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India Rejects Mining Project to Protect Indigenous Tribal Land

  • Anjana Pasricha

The Indian government has rejected a controversial mining project that it believes would have threatened the survival of an indigenous tribal group. The government's action is being seen as a new effort to protect the rights of indigenous tribes and ensure sustainable growth.

The Indian government rejected British-based Vedanta Resources' plan to mine bauxite in the eastern Orissa state after a government report concluded the project would deprive tribal people their rights and source of livelihood.

The report also said the proposed open cast mine would drastically affect the ecosystems vital to the Kutia and Dongria Kondh indigenous tribes.

These tribes regard the Niyamgiri Hill range – the site of the proposed mining project – as sacred. They also rely on the land for their livelihood.

Indian Environment Minister Jairam Ramesh declared as "unacceptable" any violation of the protection extended to the habitat of these tribes.

A high profile leader of the Congress Party, Rahul Gandhi, told the tribes they had won the battle for their rights.

He said they had been successful in making their voice heard far away, and had fought for their rights peacefully. He said they had managed to save their land.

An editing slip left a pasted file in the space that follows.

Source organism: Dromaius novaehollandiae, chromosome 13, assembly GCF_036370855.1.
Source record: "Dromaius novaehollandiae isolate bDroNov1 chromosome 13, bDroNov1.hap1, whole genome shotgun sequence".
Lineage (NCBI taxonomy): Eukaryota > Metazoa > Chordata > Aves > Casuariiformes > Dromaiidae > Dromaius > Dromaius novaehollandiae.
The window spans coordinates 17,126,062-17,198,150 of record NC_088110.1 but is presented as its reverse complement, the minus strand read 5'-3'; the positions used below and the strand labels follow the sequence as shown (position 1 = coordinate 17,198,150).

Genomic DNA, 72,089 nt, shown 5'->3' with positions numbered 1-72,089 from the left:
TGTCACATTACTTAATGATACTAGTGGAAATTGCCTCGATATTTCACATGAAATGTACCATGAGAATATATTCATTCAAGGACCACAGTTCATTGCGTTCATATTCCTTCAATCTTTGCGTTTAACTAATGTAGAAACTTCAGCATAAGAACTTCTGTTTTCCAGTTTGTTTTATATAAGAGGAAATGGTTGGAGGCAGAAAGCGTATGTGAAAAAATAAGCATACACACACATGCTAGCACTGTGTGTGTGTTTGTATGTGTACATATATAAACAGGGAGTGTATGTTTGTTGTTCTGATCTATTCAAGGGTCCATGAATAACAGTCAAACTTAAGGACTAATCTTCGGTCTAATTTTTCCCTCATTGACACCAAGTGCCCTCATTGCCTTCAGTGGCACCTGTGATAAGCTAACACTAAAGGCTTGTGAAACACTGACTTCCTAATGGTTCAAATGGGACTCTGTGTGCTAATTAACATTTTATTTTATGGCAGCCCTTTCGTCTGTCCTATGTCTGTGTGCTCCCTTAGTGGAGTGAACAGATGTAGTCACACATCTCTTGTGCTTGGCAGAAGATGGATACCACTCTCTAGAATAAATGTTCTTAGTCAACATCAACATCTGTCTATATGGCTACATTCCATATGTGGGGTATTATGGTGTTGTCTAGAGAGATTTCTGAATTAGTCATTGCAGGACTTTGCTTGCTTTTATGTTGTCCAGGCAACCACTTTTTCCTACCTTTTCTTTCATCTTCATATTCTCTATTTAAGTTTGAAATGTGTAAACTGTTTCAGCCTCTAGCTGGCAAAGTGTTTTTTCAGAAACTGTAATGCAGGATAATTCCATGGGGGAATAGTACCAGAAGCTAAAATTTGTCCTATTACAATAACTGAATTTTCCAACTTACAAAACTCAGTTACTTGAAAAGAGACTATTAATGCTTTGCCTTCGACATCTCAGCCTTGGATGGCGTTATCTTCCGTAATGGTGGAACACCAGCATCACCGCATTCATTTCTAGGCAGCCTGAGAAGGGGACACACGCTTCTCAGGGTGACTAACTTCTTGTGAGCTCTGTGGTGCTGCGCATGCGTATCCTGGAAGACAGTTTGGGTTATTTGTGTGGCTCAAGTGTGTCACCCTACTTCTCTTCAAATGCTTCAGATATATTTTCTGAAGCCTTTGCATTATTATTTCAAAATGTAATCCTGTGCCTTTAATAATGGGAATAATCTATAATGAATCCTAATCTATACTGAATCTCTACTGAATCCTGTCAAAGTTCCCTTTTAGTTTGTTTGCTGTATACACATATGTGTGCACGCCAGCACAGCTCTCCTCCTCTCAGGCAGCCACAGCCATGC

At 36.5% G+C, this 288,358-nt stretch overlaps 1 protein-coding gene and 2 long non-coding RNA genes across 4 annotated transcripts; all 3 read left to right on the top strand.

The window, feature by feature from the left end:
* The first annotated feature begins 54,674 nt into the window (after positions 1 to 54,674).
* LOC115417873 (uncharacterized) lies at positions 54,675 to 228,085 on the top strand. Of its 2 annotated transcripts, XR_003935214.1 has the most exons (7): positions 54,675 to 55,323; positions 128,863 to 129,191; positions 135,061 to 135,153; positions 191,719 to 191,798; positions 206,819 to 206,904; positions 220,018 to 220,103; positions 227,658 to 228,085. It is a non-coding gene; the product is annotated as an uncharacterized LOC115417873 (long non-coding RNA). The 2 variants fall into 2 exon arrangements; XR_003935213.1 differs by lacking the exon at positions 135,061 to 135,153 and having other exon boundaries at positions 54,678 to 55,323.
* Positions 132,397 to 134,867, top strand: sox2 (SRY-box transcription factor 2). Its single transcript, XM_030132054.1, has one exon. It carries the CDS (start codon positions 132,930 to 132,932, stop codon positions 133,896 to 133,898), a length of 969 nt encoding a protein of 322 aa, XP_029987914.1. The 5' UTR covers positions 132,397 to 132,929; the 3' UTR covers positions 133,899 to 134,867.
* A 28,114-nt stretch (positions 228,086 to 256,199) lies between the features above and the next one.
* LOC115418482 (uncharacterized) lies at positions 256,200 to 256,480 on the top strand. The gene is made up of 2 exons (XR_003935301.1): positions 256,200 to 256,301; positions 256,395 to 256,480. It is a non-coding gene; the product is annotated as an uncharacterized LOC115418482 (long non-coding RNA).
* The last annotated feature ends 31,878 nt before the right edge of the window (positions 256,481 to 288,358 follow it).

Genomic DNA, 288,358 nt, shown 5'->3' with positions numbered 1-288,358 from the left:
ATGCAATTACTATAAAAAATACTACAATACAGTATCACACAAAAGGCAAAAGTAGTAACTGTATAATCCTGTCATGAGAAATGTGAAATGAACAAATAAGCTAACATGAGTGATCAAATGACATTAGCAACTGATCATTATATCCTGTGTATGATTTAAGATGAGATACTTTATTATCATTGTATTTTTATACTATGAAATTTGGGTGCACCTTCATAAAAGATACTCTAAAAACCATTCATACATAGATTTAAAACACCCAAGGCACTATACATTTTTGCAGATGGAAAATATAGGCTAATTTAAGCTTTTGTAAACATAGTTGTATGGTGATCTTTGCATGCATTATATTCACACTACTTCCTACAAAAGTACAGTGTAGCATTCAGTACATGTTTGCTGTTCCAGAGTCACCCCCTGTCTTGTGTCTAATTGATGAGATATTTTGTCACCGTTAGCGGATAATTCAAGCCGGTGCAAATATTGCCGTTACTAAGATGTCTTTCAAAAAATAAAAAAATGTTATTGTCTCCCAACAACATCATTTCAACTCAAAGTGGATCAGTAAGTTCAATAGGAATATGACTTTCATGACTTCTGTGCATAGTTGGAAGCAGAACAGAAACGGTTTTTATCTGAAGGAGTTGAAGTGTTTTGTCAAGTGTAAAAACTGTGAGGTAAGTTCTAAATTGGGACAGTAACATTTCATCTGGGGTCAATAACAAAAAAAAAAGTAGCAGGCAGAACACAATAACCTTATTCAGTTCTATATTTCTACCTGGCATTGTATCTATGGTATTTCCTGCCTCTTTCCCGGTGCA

The project had been the target of a high-profile global campaign. Activists had compared the plight of these tribes to that of the fictional Na'vi tribe portrayed in the Oscar-winning Hollywood film "Avatar." In the film, the Na'vi is desperately trying to stop humans from mining under their sacred home.

The company had said that the project will bring jobs and development to one of India's poorest regions. It said the mine would cause minimal disturbance to the habitat.

The government says it is not opposed to expansion of mining and industrial projects. But it says any development will have to follow rules and laws.

The bauxite mining project is one of several industrial projects that are being closely watched to ensure compliance with environmental laws.

The government says it is also wants to avoid alienating farmers and local communities whose land may be used for mining, industrial and infrastructure projects.

Development experts say India faces a struggle to ensure sustainable growth as the demands of an expanding industry come in conflict with the needs of rural India.

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